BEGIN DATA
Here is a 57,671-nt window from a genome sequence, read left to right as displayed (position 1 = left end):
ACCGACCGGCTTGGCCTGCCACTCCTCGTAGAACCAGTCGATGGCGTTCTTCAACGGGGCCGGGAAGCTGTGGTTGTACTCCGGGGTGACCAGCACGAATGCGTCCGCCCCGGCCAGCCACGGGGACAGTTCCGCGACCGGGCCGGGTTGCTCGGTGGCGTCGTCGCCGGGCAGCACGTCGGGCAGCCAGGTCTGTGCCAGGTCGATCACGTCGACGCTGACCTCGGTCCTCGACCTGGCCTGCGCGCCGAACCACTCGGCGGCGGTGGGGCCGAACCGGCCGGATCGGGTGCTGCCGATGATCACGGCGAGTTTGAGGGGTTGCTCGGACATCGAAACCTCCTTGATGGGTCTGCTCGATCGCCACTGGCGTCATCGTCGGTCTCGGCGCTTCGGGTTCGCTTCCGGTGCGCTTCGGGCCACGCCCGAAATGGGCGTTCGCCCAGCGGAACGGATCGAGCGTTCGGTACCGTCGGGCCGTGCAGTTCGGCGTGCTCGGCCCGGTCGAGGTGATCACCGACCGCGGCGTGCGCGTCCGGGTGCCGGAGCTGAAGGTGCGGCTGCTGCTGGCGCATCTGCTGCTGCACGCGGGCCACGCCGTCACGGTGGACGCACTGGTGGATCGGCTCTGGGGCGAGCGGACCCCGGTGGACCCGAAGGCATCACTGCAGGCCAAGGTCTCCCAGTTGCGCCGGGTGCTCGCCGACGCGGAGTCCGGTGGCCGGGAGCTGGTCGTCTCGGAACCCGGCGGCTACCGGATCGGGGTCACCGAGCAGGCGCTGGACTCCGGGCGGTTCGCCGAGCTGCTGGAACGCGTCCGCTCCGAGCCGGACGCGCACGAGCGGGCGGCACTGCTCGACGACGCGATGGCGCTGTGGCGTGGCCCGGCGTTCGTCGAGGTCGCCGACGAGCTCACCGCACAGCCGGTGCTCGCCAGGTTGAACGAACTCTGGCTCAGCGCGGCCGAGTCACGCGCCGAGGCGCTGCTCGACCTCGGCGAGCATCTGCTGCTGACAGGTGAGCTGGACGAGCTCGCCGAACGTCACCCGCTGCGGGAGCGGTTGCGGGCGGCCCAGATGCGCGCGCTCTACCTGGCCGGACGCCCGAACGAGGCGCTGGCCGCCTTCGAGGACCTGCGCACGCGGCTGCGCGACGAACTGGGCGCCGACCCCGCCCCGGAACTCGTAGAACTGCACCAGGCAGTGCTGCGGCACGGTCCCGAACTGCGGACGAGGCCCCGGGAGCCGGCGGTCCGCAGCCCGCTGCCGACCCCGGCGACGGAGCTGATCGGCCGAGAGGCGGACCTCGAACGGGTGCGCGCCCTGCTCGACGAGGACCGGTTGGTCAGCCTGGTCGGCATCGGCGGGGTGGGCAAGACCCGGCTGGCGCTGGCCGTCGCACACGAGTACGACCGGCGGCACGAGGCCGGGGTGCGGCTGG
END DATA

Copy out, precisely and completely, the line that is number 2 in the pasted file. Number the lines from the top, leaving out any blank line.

ACCGACCGGCTTGGCCTGCCACTCCTCGTAGAACCAGTCGATGGCGTTCTTCAACGGGGCCGGGAAGCTGTGGTTGTACTCCGGGGTGACCAGCACGAATGCGTCCGCCCCGGCCAGCCACGGGGACAGTTCCGCGACCGGGCCGGGTTGCTCGGTGGCGTCGTCGCCGGGCAGCACGTCGGGCAGCCAGGTCTGTGCCAGGTCGATCACGTCGACGCTGACCTCGGTCCTCGACCTGGCCTGCGCGCCGAACCACTCGGCGGCGGTGGGGCCGAACCGGCCGGATCGGGTGCTGCCGATGATCACGGCGAGTTTGAGGGGTTGCTCGGACATCGAAACCTCCTTGATGGGTCTGCTCGATCGCCACTGGCGTCATCGTCGGTCTCGGCGCTTCGGGTTCGCTTCCGGTGCGCTTCGGGCCACGCCCGAAATGGGCGTTCGCCCAGCGGAACGGATCGAGCGTTCGGTACCGTCGGGCCGTGCAGTTCGGCGTGCTCGGCCCGGTCGAGGTGATCACCGACCGCGGCGTGCGCGTCCGGGTGCCGGAGCTGAAGGTGCGGCTGCTGCTGGCGCATCTGCTGCTGCACGCGGGCCACGCCGTCACGGTGGACGCACTGGTGGATCGGCTCTGGGGCGAGCGGACCCCGGTGGACCCGAAGGCATCACTGCAGGCCAAGGTCTCCCAGTTGCGCCGGGTGCTCGCCGACGCGGAGTCCGGTGGCCGGGAGCTGGTCGTCTCGGAACCCGGCGGCTACCGGATCGGGGTCACCGAGCAGGCGCTGGACTCCGGGCGGTTCGCCGAGCTGCTGGAACGCGTCCGCTCCGAGCCGGACGCGCACGAGCGGGCGGCACTGCTCGACGACGCGATGGCGCTGTGGCGTGGCCCGGCGTTCGTCGAGGTCGCCGACGAGCTCACCGCACAGCCGGTGCTCGCCAGGTTGAACGAACTCTGGCTCAGCGCGGCCGAGTCACGCGCCGAGGCGCTGCTCGACCTCGGCGAGCATCTGCTGCTGACAGGTGAGCTGGACGAGCTCGCCGAACGTCACCCGCTGCGGGAGCGGTTGCGGGCGGCCCAGATGCGCGCGCTCTACCTGGCCGGACGCCCGAACGAGGCGCTGGCCGCCTTCGAGGACCTGCGCACGCGGCTGCGCGACGAACTGGGCGCCGACCCCGCCCCGGAACTCGTAGAACTGCACCAGGCAGTGCTGCGGCACGGTCCCGAACTGCGGACGAGGCCCCGGGAGCCGGCGGTCCGCAGCCCGCTGCCGACCCCGGCGACGGAGCTGATCGGCCGAGAGGCGGACCTCGAACGGGTGCGCGCCCTGCTCGACGAGGACCGGTTGGTCAGCCTGGTCGGCATCGGCGGGGTGGGCAAGACCCGGCTGGCGCTGGCCGTCGCACACGAGTACGACCGGCGGCACGAGGCCGGGGTGCGGCTGG